Copyright © 2018 Albuquerque Journal
SANTA FE – New Mexico’s state government has halted payroll deductions from more than 1,800 nonunion workers and told union members how they can go about severing their union ties, after a U.S. Supreme Court ruling last month struck down a decades-old practice of “fair share” fees.
In a memo sent earlier this month, State Personnel Director Justin Najaka told employees the agency would immediately cease deducting such fees from the biweekly paychecks of nonunion workers.
The fees had previously gone to public sector labor unions in work sites covered by collective bargaining agreements.
The July 6 memo to state employees also contained information about how New Mexico public sector union members can go about leaving their union.
“Union members wishing to end payroll deductions must follow the proscribed procedure to leave their union before the State Personnel Office may cease deducting from paychecks,” Najaka wrote in the memo.
Carter Bundy, the political and legislative director of the American Federation of State, County and Municipal Employees union, which has about 10,000 members in New Mexico, said Tuesday the memo is the latest jab at labor unions.
“The Martinez administration has been openly hostile to unions from her first day in office, so it doesn’t surprise us,” Bundy told the Journal.
In addition, while acknowledging AFSCME stands to take a financial hit due to the loss of fee payments, Bundy said that so far the union has actually seen more state workers become members than drop out since last month’s Supreme Court decision.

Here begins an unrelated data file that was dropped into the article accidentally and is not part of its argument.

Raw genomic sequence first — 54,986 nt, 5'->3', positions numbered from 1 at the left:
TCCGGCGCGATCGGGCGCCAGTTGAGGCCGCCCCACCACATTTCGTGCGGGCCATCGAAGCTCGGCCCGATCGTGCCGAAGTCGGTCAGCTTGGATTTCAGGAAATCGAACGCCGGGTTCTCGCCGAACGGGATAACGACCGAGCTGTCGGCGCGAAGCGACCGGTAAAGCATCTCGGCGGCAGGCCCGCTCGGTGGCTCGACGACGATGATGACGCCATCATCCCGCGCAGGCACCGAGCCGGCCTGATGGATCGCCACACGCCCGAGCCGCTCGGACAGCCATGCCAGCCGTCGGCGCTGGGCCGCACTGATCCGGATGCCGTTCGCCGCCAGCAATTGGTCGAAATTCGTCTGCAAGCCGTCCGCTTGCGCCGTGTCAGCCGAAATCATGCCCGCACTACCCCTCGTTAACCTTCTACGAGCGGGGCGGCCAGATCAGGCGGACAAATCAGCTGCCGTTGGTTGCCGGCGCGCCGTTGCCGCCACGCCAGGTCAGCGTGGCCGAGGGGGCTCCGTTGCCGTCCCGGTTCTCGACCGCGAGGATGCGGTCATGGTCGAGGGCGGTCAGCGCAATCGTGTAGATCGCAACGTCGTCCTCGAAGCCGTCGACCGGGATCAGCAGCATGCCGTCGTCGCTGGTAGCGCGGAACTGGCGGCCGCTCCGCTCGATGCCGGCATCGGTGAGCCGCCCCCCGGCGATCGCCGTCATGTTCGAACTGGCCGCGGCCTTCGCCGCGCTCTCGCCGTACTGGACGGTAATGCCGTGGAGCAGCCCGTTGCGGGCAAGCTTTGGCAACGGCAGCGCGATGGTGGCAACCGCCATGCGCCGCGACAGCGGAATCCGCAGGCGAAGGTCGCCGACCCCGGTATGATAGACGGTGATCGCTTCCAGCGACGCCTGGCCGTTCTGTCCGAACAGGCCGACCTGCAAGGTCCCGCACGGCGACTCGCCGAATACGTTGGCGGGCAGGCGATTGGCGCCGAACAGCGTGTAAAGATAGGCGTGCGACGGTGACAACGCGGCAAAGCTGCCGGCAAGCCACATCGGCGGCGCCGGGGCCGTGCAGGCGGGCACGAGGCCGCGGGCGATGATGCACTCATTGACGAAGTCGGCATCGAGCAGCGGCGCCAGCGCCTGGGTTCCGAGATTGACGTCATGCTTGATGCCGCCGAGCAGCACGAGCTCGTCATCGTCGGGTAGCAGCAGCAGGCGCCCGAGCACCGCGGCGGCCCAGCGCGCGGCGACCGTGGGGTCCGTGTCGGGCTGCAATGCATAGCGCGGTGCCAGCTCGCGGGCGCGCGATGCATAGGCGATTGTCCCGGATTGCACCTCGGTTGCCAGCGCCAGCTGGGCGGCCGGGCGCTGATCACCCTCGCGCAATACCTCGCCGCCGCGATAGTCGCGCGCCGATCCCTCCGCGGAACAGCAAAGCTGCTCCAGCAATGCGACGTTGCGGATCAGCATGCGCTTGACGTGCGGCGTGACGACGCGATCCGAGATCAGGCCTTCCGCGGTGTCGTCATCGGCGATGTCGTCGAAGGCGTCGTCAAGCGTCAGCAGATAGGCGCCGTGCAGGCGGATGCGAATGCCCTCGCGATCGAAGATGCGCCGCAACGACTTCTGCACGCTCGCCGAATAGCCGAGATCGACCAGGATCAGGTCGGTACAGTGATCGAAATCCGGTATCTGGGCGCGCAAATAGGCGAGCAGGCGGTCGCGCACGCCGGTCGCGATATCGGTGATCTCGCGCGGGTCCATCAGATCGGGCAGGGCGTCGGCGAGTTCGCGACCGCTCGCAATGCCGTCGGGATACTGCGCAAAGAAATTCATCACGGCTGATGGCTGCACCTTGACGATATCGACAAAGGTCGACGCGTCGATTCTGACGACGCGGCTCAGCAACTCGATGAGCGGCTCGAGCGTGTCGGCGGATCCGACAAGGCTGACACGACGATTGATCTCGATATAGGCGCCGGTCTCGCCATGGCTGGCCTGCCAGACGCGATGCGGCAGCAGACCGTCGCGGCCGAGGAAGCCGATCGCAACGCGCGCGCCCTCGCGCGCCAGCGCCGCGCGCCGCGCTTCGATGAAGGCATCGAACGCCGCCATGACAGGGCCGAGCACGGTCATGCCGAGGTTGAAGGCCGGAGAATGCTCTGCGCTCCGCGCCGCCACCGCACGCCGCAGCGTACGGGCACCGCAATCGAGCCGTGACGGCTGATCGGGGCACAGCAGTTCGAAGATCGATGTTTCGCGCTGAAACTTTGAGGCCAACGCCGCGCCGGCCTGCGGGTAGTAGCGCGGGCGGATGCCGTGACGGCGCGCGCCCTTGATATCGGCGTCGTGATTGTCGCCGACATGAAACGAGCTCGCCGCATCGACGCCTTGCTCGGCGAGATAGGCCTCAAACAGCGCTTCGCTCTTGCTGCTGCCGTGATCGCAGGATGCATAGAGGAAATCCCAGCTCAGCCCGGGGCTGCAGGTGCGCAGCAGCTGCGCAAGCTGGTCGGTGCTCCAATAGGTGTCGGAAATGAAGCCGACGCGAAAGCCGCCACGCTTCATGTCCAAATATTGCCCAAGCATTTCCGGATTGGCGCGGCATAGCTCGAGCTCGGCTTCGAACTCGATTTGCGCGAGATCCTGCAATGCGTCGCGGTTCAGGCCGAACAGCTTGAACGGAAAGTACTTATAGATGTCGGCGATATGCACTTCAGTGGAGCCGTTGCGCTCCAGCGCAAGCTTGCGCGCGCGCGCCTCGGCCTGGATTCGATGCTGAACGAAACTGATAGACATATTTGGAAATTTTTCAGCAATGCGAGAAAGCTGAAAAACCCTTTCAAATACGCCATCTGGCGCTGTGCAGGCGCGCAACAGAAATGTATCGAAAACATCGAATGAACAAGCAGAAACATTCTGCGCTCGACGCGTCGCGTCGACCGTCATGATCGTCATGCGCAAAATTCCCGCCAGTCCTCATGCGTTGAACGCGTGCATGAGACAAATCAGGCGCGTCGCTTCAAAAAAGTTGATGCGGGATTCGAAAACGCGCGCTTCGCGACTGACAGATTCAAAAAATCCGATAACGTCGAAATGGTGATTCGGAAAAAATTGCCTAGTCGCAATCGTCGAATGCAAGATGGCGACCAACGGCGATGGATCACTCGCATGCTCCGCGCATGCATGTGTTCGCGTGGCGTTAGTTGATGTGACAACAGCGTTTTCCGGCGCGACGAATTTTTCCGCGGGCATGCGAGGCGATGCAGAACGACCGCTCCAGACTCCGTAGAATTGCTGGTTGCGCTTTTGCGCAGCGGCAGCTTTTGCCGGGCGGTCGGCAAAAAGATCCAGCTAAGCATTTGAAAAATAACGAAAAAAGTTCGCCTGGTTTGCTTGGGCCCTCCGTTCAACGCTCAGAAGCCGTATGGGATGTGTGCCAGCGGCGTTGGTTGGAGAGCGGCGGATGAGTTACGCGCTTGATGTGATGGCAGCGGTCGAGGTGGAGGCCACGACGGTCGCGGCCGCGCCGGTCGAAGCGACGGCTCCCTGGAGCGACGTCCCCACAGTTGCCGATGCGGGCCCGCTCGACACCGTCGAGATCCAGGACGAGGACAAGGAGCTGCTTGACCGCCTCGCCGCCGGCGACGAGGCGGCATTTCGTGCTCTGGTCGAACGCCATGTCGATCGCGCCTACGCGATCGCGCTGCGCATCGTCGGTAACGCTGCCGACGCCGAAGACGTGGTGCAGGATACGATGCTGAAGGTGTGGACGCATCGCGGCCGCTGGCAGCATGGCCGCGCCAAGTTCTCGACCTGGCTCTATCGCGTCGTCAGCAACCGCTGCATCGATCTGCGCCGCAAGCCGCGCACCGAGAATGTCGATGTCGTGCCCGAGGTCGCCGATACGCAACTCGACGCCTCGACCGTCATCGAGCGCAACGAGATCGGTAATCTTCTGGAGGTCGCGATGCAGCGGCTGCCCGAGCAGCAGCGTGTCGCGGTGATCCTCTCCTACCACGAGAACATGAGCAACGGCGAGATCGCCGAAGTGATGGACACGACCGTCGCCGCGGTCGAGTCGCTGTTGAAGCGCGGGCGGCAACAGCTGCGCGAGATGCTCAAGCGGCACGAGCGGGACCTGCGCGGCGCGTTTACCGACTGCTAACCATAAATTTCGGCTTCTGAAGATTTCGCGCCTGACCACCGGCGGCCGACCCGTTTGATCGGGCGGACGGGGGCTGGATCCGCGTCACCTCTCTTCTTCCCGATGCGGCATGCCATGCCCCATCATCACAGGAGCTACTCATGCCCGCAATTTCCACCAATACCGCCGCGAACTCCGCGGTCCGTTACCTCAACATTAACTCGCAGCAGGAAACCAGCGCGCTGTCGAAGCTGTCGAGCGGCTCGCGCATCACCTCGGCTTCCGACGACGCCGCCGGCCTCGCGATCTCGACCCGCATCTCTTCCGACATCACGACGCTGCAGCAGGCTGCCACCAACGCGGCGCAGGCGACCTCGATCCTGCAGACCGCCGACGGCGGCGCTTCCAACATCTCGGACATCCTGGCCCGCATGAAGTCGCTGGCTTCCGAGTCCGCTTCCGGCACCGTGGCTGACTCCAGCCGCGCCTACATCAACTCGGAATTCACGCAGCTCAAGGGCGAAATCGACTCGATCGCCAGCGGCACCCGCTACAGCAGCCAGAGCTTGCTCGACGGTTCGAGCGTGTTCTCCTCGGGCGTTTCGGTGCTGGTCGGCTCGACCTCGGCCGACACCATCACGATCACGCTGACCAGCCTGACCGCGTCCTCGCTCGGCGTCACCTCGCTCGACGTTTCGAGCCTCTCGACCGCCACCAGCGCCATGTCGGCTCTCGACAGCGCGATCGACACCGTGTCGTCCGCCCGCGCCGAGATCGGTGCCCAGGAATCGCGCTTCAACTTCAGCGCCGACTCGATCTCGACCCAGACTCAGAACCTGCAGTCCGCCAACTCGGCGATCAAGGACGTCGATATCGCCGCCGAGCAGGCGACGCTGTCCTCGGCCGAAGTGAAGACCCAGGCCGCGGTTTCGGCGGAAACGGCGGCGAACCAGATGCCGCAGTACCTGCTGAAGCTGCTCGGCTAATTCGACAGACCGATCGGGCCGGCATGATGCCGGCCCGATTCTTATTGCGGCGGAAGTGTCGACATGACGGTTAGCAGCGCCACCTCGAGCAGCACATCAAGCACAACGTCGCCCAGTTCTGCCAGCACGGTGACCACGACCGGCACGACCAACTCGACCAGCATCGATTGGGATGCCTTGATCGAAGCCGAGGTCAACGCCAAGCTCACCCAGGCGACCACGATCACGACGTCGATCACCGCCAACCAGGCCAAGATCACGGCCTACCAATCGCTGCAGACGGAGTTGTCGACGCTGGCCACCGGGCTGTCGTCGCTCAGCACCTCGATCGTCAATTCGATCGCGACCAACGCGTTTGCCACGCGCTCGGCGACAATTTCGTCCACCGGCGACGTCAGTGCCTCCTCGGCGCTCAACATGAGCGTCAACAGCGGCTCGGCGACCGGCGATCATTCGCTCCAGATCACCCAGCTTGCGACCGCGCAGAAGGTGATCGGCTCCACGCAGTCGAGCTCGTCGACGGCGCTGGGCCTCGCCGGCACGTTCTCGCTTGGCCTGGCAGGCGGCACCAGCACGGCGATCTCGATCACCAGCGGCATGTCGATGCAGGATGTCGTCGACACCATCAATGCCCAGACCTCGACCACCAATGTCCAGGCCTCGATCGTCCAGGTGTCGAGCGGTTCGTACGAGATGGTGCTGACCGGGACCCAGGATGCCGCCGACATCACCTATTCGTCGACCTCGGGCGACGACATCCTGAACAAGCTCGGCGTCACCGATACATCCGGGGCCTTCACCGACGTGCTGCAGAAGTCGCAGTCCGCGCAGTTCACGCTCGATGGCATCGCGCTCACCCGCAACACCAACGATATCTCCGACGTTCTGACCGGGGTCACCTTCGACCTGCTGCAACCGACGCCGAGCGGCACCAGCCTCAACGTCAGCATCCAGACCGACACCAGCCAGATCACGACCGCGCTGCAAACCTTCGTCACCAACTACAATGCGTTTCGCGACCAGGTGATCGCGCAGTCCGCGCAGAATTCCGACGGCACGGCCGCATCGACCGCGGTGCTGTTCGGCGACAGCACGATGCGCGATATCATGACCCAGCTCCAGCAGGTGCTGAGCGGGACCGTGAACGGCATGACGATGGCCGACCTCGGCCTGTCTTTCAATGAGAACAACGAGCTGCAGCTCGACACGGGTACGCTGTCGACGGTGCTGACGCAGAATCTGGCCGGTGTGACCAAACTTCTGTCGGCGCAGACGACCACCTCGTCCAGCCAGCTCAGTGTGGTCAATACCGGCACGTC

Though union membership cannot be required under federal law, union fees – up until the Supreme Court’s decision – could be required as a condition of employment in unionized workplaces. The court ruled that government workers who choose not to join unions cannot be required to finance union activity.
The amount of such fees varied by employee but ranged from $11.02 to $17.55 per paycheck for nonunion members represented by AFSCME, according to the State Personnel Office.
Nonunion members represented by a different union, the Communications Workers of America Local 7076, had a slightly higher average of $19.62 in fees deducted per paycheck.
Though the fees flowed to unions, they were barred for using the money directly for political purposes.
Between the two unions, there are 1,816 state workers who had been paying the fees but are no longer having them deducted from their paychecks, a State Personnel Office spokeswoman said Tuesday.
Overall, New Mexico had roughly 63,000 workers – or 8.3 percent of the state’s workforce – that were represented by labor unions as of 2017, according to U.S. Bureau of Labor Statistics. Of that number, about 52,000 – or 6.7 percent of the workforce – were dues-paying union members.
Those figures include employees in both the private and public sectors. Slightly more than half of the state’s union members belong to public sector unions, according to AFSCME.
Meanwhile, union leaders and backers have argued all workers in unionized workplaces should be charged the fair-share fees because unions are contractually required to defend and negotiate wages for all employees.
But critics have long described the fees as unconstitutional. Martinez, the state’s two-term Republican governor, in 2015 urged the U.S. Supreme Court to strike down the mandatory fees, saying the “right not to be compelled to exercise speech that a person opposes is a fundamental freedom guaranteed by the First Amendment.”
Over the past seven years, New Mexico labor unions – including teachers unions – have filed lawsuits against the Martinez administration, on subjects ranging from the state’s teacher evaluation system to having state workers’ salaries posted on a publicly available database.